9. Take a breather- Spending just 15 minutes alone without any distractions can make all the difference. Go for a walk, listen to music, or read a book are some healthy ways to distract yourself and help with self care.  

10. Seek professional help as needed-  Despite your best efforts, you may find yourself feeling persistently sad or anxious, plagued by physical complaints, unable to sleep, irritable and hopeless, and unable to face routine chores. If these feelings last for a while, talk to your doctor or a mental health professional. 

Effects of too much stress or chronic stress can exacerbate current problems or create more problems in life. The healthier your family is, the less difficult holidays are and the more enjoyable the holidays are. The more dysfunctional your family, the more important it is to have a survival plan. Use these tips to not only get through the holidays, but to get through everyday. 

If you have questions about stress and how it can affect you or your family's health or would like to schedule an appointment, please contact us. For more information on therapy, visit FAQ at Hilber Psychological Services

Written by Allison Parker and Tanya L. Hilber, PsyD

Reference: Mayo Clinic Staff. “Tips for Coping with Holiday Stress.” Mayo Clinic, Mayo Foundation for Medical Education and Research, 16 Sept. 2017.

Thinking to more Happiness

Ever hear a teenager say "well I don't want to exaggerate my feelings.. I'm just unsure if they will like me?" Probably not. Most of us have heard others say thoughts that exaggerate, catastrophize, and overgeneralize their feelings or emotions - and they aren't limited to teenagers. Research shows such a huge link between emotions and thoughts (or cognitions) that an entire psychological or therapeutic orientation has grown out of this connection. This orientation is widely used and accepted by all kinds of therapists and insurance companies alike.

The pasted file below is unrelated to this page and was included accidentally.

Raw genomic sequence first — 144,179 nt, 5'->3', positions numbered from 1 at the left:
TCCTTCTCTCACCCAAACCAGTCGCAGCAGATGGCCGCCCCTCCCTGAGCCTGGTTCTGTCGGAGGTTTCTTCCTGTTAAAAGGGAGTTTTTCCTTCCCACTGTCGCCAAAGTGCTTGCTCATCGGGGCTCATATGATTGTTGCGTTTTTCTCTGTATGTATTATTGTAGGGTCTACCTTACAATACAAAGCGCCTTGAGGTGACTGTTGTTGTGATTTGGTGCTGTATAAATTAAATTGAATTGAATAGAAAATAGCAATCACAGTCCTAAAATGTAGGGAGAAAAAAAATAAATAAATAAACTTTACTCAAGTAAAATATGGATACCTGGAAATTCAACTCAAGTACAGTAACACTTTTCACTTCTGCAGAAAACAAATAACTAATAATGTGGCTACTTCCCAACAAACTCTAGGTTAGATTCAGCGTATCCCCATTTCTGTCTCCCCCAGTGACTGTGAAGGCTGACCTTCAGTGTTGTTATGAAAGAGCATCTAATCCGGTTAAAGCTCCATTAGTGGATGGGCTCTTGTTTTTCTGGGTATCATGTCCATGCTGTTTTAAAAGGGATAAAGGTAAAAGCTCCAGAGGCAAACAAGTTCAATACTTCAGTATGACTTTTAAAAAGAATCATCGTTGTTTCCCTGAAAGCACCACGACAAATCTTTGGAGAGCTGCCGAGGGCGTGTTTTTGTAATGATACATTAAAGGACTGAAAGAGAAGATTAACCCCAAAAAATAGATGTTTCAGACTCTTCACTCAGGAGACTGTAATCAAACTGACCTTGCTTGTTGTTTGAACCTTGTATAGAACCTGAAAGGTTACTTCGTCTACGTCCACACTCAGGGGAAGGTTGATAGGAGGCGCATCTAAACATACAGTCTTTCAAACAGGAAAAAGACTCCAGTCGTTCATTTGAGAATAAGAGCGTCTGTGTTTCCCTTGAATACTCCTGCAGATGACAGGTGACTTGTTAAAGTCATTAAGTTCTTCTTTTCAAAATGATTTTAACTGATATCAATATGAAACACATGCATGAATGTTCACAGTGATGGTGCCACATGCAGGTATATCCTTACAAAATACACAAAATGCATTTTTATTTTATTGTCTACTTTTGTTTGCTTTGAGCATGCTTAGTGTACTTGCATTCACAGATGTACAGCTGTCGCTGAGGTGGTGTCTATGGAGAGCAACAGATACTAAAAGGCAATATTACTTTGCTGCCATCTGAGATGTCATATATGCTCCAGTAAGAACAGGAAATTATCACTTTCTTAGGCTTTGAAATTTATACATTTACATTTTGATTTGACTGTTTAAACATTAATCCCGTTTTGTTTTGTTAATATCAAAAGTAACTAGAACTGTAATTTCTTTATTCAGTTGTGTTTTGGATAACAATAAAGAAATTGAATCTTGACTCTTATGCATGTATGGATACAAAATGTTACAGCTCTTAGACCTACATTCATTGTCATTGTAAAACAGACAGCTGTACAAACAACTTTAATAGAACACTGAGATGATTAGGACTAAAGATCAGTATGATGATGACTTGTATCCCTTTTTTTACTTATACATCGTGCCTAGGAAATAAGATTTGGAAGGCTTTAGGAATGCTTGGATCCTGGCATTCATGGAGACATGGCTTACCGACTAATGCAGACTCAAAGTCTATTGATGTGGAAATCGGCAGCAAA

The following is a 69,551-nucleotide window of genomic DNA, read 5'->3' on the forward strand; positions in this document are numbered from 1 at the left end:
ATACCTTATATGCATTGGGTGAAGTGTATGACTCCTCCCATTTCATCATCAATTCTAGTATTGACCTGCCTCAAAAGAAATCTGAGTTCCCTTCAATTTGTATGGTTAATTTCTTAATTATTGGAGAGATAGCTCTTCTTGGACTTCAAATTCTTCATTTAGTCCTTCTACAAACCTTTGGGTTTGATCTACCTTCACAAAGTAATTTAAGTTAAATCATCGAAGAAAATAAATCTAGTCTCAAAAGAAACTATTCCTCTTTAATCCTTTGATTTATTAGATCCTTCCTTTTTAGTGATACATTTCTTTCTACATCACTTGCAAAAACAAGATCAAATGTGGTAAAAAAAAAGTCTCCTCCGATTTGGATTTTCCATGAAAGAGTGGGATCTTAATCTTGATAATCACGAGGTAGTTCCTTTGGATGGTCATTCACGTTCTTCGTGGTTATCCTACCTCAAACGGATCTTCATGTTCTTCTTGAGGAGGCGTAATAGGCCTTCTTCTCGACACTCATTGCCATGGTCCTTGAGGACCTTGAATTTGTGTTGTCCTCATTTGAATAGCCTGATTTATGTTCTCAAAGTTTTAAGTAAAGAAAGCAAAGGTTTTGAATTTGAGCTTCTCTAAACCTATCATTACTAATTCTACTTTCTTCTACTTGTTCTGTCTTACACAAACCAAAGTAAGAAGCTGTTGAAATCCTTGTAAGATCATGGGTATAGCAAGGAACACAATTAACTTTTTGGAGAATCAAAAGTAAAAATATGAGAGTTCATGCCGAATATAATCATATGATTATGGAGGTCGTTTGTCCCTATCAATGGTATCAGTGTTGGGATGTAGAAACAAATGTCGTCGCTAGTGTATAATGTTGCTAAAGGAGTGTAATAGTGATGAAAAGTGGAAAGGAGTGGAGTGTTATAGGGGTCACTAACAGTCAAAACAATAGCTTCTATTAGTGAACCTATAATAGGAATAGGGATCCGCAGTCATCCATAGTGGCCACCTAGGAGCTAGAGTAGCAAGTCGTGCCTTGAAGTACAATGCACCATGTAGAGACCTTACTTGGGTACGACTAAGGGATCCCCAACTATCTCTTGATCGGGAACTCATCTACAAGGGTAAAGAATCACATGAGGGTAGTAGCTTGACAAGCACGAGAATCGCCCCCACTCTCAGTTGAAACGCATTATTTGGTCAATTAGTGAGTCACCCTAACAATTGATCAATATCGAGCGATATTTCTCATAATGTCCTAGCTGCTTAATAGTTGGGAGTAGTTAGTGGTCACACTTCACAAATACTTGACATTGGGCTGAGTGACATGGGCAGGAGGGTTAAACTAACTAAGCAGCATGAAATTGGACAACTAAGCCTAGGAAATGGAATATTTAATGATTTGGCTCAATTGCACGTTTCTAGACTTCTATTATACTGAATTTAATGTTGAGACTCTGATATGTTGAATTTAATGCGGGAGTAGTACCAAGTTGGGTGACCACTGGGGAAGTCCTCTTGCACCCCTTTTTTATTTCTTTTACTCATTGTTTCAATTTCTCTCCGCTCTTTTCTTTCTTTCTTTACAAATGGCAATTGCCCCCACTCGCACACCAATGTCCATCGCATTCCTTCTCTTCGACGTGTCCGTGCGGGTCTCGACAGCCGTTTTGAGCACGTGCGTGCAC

Here are some points to help you become aware of your thoughts and determine whether they are unnecessarily affecting your emotions in negative ways. The following are "thinking mistakes" you may find yourself thinking:

  • Mind Reading - believing that you know what people are thinking, yet haven't asked them first. Example: you don't receive a call back from your friend, you think "she probably hates me now."
  • Telling the Future - thinking that you can predict the future and know that something will end badly. Example: you have a presentation, but think "it will go so badly, everyone will laugh at me off the stage."
  • Emotional Reasoning - determining the reality and facts based on how you feel. Example: you're nervous about going to the holiday party, you think "I'm so nervous, everyone will see how anxious I am and no one will talk to me."
  • Labeling- attaching negative labels to yourself, calling yourself names. Example: you forget to call your friend back after work, you think "I'm a horrible friend, I'm so stupid & untrustworthy."
  • "Should" statements - using "should" to motivate yourself or punish yourself. Example: you write a report for work, you think "it shouldn't take me so long, it should have less errors in it."
  • Overgeneralizing- making a conclusion based on one or two small aspects. Example: you hear someone at work doesn't care for you, you think "she doesn't like me, so everyone must hate me."
  • Catastrophizing- exaggerating the likelihood that something bad will happen. Example: you're nervous about the meeting with your boss, you think "chances are that he's going to fire me, I won't be able to find a job and I'm going to be hungry & homeless."

If you become aware of these, take a breath and think about what you could stay instead. Instead of "I always do it that way" it could be "sometimes I do it that way" or "I often do it that way." Which ones have you found yourself saying or thinking?